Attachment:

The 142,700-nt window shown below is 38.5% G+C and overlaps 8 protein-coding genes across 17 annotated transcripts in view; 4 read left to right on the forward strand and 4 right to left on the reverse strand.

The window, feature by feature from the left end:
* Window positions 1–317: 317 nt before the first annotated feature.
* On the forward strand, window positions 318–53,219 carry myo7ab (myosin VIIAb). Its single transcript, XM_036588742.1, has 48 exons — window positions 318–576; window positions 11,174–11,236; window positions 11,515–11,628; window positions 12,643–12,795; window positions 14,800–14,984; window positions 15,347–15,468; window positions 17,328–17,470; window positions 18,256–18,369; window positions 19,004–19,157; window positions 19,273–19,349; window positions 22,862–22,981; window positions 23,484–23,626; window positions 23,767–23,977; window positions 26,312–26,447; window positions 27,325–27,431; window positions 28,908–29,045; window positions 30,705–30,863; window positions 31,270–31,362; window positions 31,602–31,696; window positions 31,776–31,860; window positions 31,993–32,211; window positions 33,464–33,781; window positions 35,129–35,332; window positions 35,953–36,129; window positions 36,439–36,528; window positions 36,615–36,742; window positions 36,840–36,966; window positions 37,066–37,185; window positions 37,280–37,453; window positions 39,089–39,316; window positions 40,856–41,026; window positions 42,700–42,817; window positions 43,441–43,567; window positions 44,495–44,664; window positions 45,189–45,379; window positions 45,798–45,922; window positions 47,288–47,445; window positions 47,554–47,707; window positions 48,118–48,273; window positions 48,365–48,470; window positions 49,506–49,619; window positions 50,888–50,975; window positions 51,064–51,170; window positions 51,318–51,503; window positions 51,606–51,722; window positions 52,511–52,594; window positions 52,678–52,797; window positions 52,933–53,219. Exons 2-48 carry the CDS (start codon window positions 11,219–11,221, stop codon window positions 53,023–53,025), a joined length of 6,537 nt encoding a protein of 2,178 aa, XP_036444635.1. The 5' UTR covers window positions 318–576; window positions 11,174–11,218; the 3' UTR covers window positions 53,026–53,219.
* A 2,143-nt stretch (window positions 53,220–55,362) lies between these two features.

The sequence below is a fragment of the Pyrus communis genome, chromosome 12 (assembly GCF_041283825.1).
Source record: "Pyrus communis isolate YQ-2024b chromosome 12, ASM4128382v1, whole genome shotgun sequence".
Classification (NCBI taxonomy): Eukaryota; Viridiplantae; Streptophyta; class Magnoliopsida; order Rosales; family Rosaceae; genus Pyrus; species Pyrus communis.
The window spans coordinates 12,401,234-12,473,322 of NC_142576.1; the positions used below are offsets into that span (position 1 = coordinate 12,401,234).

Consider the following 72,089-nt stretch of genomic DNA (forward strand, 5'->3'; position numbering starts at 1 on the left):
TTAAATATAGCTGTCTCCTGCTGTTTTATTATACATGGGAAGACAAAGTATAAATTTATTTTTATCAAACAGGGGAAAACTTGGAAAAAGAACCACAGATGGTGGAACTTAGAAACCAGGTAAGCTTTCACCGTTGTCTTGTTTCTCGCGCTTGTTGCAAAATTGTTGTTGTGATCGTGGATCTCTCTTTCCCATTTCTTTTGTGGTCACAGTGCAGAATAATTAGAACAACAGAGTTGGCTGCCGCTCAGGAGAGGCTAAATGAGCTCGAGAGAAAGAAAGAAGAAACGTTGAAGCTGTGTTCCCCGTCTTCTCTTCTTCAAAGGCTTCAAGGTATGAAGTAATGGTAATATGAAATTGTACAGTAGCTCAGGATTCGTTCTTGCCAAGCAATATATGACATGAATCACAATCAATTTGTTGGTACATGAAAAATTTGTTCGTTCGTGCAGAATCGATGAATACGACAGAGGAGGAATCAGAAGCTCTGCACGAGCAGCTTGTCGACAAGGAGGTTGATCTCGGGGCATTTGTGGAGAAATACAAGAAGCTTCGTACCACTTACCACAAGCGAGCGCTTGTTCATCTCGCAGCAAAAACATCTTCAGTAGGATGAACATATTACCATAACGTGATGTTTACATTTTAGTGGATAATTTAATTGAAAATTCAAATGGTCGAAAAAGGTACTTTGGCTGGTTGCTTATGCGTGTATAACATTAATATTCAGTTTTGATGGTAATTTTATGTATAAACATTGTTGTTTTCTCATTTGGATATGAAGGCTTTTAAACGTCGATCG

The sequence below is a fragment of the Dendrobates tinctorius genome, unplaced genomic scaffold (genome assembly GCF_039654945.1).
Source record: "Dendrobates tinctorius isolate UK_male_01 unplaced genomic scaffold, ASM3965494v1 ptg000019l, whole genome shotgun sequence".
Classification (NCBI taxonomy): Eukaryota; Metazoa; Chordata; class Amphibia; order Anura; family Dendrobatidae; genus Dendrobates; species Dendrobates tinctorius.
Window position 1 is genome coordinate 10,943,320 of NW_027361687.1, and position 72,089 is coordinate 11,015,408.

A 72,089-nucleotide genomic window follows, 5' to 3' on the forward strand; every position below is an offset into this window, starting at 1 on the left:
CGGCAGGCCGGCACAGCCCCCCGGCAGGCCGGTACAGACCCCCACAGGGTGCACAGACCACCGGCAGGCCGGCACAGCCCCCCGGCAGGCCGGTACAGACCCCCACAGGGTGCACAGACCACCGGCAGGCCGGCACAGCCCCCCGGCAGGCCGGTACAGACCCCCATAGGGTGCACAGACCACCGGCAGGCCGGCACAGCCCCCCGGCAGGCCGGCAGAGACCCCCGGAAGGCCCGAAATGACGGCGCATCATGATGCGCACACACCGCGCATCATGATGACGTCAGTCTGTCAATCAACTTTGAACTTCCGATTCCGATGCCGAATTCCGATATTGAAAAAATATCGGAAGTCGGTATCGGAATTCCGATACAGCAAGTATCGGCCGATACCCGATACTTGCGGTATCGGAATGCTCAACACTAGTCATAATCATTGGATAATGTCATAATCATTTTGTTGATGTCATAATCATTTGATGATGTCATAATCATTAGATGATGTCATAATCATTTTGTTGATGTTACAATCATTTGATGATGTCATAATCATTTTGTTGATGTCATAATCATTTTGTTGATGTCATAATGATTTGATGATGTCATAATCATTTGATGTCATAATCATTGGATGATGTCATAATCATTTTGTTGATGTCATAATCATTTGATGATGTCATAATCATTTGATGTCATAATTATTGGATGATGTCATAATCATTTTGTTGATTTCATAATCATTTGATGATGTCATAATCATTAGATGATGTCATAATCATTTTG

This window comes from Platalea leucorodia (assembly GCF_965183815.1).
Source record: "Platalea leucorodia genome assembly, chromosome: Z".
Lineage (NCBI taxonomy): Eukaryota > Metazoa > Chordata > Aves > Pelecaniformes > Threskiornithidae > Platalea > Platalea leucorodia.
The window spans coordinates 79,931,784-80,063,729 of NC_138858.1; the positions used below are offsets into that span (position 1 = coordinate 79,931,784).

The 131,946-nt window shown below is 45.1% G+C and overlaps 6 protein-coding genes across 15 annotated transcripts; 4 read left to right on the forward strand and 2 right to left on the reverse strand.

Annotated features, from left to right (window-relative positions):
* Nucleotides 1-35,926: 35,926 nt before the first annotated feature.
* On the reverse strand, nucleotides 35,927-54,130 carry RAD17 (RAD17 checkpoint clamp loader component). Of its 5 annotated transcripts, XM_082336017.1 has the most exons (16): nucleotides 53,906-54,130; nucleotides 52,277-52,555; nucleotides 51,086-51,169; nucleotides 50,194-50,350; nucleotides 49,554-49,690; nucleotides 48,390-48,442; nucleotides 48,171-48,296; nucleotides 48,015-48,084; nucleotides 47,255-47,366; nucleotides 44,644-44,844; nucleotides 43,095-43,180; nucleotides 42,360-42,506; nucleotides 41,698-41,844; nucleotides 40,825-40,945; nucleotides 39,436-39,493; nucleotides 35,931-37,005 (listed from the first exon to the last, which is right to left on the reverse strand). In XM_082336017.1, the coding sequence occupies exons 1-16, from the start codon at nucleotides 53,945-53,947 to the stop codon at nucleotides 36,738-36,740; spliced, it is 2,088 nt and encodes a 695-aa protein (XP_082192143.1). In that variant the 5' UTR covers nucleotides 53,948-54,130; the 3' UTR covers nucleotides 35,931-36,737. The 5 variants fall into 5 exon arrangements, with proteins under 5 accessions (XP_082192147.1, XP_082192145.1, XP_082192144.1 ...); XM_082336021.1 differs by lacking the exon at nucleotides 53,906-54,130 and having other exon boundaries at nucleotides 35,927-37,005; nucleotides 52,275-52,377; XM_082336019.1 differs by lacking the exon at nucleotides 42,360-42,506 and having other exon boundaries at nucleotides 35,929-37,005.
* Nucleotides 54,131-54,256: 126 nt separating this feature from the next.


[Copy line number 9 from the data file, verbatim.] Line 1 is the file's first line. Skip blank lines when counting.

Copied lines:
The window spans coordinates 12,401,234-12,473,322 of NC_142576.1; the positions used below are offsets into that span (position 1 = coordinate 12,401,234).